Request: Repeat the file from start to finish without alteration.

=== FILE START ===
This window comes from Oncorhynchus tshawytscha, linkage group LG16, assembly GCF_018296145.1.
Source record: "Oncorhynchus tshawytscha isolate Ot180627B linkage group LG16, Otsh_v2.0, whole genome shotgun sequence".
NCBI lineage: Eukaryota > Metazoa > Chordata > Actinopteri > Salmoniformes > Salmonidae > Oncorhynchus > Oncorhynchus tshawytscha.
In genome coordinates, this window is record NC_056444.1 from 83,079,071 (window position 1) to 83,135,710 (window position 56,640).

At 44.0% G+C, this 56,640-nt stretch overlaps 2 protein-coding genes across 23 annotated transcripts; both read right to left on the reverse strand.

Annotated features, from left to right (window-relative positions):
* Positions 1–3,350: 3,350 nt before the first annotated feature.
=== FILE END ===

This window comes from Oncorhynchus tshawytscha, linkage group LG16, assembly GCF_018296145.1.
Source record: "Oncorhynchus tshawytscha isolate Ot180627B linkage group LG16, Otsh_v2.0, whole genome shotgun sequence".
NCBI lineage: Eukaryota > Metazoa > Chordata > Actinopteri > Salmoniformes > Salmonidae > Oncorhynchus > Oncorhynchus tshawytscha.
In genome coordinates, this window is record NC_056444.1 from 83,079,071 (window position 1) to 83,135,710 (window position 56,640).

At 44.0% G+C, this 56,640-nt stretch overlaps 2 protein-coding genes across 23 annotated transcripts; both read right to left on the reverse strand.

Annotated features, from left to right (window-relative positions):
* Positions 1–3,350: 3,350 nt before the first annotated feature.